Foundations for success: UCEM convenes experts to improve built environment apprenticeships
Posted on: 25 May, 2023
Experts from across the built environment sector identified ways to enhance professional and technical apprenticeships at UCEM last week.
Senior stakeholders from large firms, consultancies and academia joined representatives from organisations such as the Royal Institution of Chartered Surveyors (RICS), Chartered Institute of Building (CIOB), Institution of Civil Engineers (ICE) and Council of the Heads of Built Environment (CHOBE) at UCEM’s headquarters in Reading for a series of presentations and lively discussions concerning how to increase retention, continuation and success of built environment apprenticeships.
The event was supported by both the Construction Industry Council and the Construction Leadership Council.
The day began with Jill Nicholls, Head of Construction & the Built Environment, Transport & Logistics at the Institute for Apprenticeships and Technical Education (IfATE), explaining that apprenticeship starts in the built environment sector were increasing steadily, but that the sector needed to collaborate to ensure more of these apprentices were actually progressing to fully complete their apprenticeship, as this was one of the key measures of success.
Clare Johnson, Deputy Head of Profession at the Valuation Office Agency (VOA), then addressed the audience and highlighted how apprenticeships had enabled the VOA to significantly improve equality, diversity and inclusion in their workforce by attracting people who may never have previously considered a career in the built environment. An example of this is that 30% of the VOA’s surveying apprentices were from a lower socio-economic background and 37.9% are female.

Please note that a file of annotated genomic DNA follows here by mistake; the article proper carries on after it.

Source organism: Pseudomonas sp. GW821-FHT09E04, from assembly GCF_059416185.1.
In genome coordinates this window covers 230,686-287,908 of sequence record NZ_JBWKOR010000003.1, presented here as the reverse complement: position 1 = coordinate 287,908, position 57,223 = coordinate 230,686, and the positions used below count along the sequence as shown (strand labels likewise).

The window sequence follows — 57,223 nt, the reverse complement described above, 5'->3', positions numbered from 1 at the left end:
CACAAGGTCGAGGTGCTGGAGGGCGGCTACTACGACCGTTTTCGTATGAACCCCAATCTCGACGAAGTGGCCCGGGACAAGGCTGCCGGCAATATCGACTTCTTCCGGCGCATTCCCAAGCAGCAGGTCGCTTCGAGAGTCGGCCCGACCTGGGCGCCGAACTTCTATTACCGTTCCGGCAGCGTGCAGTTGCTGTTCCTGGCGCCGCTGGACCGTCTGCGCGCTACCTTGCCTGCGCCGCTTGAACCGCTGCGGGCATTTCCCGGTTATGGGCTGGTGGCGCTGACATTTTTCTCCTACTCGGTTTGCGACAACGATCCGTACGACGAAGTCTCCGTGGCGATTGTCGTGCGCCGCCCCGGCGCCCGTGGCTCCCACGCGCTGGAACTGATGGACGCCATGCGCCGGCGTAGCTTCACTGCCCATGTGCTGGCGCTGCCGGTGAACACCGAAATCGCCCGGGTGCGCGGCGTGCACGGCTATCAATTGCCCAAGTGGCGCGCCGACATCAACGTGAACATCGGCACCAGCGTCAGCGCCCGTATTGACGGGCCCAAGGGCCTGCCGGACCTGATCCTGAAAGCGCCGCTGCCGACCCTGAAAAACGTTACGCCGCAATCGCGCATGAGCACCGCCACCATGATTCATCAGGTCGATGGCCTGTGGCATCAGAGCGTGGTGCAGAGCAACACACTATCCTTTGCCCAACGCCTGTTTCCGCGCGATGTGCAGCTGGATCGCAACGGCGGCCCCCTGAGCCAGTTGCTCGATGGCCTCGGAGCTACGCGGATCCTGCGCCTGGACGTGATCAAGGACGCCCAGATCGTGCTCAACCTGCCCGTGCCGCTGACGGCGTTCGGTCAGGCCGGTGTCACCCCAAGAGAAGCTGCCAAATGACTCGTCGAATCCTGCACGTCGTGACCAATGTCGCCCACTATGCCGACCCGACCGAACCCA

The attendees then split into groups to consider the main barriers to successful built environment apprenticeships and what was needed to overcome these.
There was consensus that apprenticeships needed to become more flexible in terms of training models and funding mechanisms which impact apprenticeship duration and timely completion. Attendees identified the need for employers and education providers to understand the unique needs of apprentices, compared with more traditional learners and thought this could be improved by better engagement allowing more co-design and delivery of relevant apprenticeships.
Anita Suji FRICS, Regional Director at AECOM, said, “A key takeaway from today is for all of us to come together to tackle some of these common challenges that we have all identified. We had all the right people in the room to solve these problems, so hopefully we will not be sitting around in another 12 months discussing the same issues again.”
UCEM Principal, Ashley Wheaton, said, “This was such a rewarding, energising and valuable event today. Together we have some exceptional thoughts and ideas on how to improve and enhance apprenticeships. I would like to thank everyone for taking part.
“Since 2015, UCEM has been at the forefront of the agenda to increase the number of successful higher and degree apprenticeships to help meet the UK’s demand for technical and professional skills across the built environment, construction and property sectors. By convening events such as these, we hope to bring together a range of stakeholders to present a unified voice so that various aspects of the apprenticeship system such as funding, delivery and regulation can become more coherent and consistent.”
UCEM plans to produce a summary report, collating the main points and recommendations; this will enable the influencing and engagement of key decision-makers, such as government, education and industry.
The event was UCEM’s inaugural ‘INSPIRE’ event, a series of occasional themed sessions that will convene influential stakeholders to consider the various challenges facing the built environment sector (so that it can together INfluence for Skills, Productivity, Industry, Research and Education). The next INSPIRE event is planned for Summer 2023, focusing on the importance of leadership in achieving a more sustainable built environment.